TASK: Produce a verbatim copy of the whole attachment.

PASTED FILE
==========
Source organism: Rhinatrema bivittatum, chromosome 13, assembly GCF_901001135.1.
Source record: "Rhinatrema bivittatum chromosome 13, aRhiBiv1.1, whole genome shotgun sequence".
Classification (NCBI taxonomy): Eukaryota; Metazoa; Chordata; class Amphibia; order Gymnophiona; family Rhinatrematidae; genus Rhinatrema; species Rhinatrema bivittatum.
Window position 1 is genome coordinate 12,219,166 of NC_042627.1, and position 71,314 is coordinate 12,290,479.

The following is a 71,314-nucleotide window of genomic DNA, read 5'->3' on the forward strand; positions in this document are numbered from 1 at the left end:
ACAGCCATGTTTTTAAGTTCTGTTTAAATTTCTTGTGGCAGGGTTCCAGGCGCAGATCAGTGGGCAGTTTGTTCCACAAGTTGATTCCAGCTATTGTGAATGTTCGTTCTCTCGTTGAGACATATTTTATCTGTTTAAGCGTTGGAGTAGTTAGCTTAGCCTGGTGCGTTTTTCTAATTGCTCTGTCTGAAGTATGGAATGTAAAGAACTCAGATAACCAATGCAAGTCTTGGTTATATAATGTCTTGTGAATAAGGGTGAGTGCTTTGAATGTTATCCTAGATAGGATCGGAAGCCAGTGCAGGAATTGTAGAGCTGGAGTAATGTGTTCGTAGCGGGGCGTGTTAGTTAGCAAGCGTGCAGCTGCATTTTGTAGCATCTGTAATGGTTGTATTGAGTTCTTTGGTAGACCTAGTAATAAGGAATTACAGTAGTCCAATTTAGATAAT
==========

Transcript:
Source organism: Rhinatrema bivittatum, chromosome 13, assembly GCF_901001135.1.
Source record: "Rhinatrema bivittatum chromosome 13, aRhiBiv1.1, whole genome shotgun sequence".
Classification (NCBI taxonomy): Eukaryota; Metazoa; Chordata; class Amphibia; order Gymnophiona; family Rhinatrematidae; genus Rhinatrema; species Rhinatrema bivittatum.
Window position 1 is genome coordinate 12,219,166 of NC_042627.1, and position 71,314 is coordinate 12,290,479.

The following is a 71,314-nucleotide window of genomic DNA, read 5'->3' on the forward strand; positions in this document are numbered from 1 at the left end:
ACAGCCATGTTTTTAAGTTCTGTTTAAATTTCTTGTGGCAGGGTTCCAGGCGCAGATCAGTGGGCAGTTTGTTCCACAAGTTGATTCCAGCTATTGTGAATGTTCGTTCTCTCGTTGAGACATATTTTATCTGTTTAAGCGTTGGAGTAGTTAGCTTAGCCTGGTGCGTTTTTCTAATTGCTCTGTCTGAAGTATGGAATGTAAAGAACTCAGATAACCAATGCAAGTCTTGGTTATATAATGTCTTGTGAATAAGGGTGAGTGCTTTGAATGTTATCCTAGATAGGATCGGAAGCCAGTGCAGGAATTGTAGAGCTGGAGTAATGTGTTCGTAGCGGGGCGTGTTAGTTAGCAAGCGTGCAGCTGCATTTTGTAGCATCTGTAATGGTTGTATTGAGTTCTTTGGTAGACCTAGTAATAAGGAATTACAGTAGTCCAATTTAGATAAT